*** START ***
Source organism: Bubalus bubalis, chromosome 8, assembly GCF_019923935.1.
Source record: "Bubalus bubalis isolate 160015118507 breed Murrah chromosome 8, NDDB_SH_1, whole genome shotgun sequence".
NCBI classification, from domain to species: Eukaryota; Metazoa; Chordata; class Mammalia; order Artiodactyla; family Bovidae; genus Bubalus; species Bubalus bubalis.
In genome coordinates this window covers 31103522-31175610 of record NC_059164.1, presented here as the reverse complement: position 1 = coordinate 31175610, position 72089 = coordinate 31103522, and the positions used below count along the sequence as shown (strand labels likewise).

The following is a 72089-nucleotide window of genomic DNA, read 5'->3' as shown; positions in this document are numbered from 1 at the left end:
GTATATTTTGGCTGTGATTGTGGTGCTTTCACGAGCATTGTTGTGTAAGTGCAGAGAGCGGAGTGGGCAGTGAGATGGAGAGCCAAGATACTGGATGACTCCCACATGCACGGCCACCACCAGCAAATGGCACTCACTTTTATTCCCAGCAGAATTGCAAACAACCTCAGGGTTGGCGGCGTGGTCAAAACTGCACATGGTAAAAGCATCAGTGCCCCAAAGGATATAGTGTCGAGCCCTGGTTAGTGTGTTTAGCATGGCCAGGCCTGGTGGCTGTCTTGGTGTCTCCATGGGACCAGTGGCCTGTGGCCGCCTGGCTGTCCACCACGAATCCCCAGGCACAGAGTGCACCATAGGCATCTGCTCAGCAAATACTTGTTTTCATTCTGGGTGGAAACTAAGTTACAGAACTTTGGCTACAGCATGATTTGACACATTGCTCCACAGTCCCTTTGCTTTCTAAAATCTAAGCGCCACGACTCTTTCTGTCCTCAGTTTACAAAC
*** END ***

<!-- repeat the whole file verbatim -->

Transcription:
Source organism: Bubalus bubalis, chromosome 8, assembly GCF_019923935.1.
Source record: "Bubalus bubalis isolate 160015118507 breed Murrah chromosome 8, NDDB_SH_1, whole genome shotgun sequence".
NCBI classification, from domain to species: Eukaryota; Metazoa; Chordata; class Mammalia; order Artiodactyla; family Bovidae; genus Bubalus; species Bubalus bubalis.
In genome coordinates this window covers 31103522-31175610 of record NC_059164.1, presented here as the reverse complement: position 1 = coordinate 31175610, position 72089 = coordinate 31103522, and the positions used below count along the sequence as shown (strand labels likewise).

The following is a 72089-nucleotide window of genomic DNA, read 5'->3' as shown; positions in this document are numbered from 1 at the left end:
GTATATTTTGGCTGTGATTGTGGTGCTTTCACGAGCATTGTTGTGTAAGTGCAGAGAGCGGAGTGGGCAGTGAGATGGAGAGCCAAGATACTGGATGACTCCCACATGCACGGCCACCACCAGCAAATGGCACTCACTTTTATTCCCAGCAGAATTGCAAACAACCTCAGGGTTGGCGGCGTGGTCAAAACTGCACATGGTAAAAGCATCAGTGCCCCAAAGGATATAGTGTCGAGCCCTGGTTAGTGTGTTTAGCATGGCCAGGCCTGGTGGCTGTCTTGGTGTCTCCATGGGACCAGTGGCCTGTGGCCGCCTGGCTGTCCACCACGAATCCCCAGGCACAGAGTGCACCATAGGCATCTGCTCAGCAAATACTTGTTTTCATTCTGGGTGGAAACTAAGTTACAGAACTTTGGCTACAGCATGATTTGACACATTGCTCCACAGTCCCTTTGCTTTCTAAAATCTAAGCGCCACGACTCTTTCTGTCCTCAGTTTACAAAC